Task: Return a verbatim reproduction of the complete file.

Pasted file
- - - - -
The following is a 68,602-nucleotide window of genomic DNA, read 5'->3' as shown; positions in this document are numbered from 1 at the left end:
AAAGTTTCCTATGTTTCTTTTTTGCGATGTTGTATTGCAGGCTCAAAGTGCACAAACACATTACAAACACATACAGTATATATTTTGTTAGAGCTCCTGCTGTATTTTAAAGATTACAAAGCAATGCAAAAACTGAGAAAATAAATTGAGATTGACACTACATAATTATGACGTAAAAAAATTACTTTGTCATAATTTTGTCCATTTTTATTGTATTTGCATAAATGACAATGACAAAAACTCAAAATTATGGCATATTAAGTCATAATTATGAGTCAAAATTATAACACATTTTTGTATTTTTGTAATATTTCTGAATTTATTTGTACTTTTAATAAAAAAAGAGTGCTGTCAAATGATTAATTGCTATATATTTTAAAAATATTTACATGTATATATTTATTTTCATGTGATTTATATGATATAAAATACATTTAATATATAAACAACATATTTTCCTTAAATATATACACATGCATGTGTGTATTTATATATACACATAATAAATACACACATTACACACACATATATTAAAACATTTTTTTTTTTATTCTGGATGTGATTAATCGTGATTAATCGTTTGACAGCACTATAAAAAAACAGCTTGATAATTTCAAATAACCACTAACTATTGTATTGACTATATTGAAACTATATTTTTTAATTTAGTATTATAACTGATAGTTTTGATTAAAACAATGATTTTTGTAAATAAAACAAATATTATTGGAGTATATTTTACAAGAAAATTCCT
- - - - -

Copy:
The following is a 68,602-nucleotide window of genomic DNA, read 5'->3' as shown; positions in this document are numbered from 1 at the left end:
AAAGTTTCCTATGTTTCTTTTTTGCGATGTTGTATTGCAGGCTCAAAGTGCACAAACACATTACAAACACATACAGTATATATTTTGTTAGAGCTCCTGCTGTATTTTAAAGATTACAAAGCAATGCAAAAACTGAGAAAATAAATTGAGATTGACACTACATAATTATGACGTAAAAAAATTACTTTGTCATAATTTTGTCCATTTTTATTGTATTTGCATAAATGACAATGACAAAAACTCAAAATTATGGCATATTAAGTCATAATTATGAGTCAAAATTATAACACATTTTTGTATTTTTGTAATATTTCTGAATTTATTTGTACTTTTAATAAAAAAAGAGTGCTGTCAAATGATTAATTGCTATATATTTTAAAAATATTTACATGTATATATTTATTTTCATGTGATTTATATGATATAAAATACATTTAATATATAAACAACATATTTTCCTTAAATATATACACATGCATGTGTGTATTTATATATACACATAATAAATACACACATTACACACACATATATTAAAACATTTTTTTTTTTATTCTGGATGTGATTAATCGTGATTAATCGTTTGACAGCACTATAAAAAAACAGCTTGATAATTTCAAATAACCACTAACTATTGTATTGACTATATTGAAACTATATTTTTTAATTTAGTATTATAACTGATAGTTTTGATTAAAACAATGATTTTTGTAAATAAAACAAATATTATTGGAGTATATTTTACAAGAAAATTCCT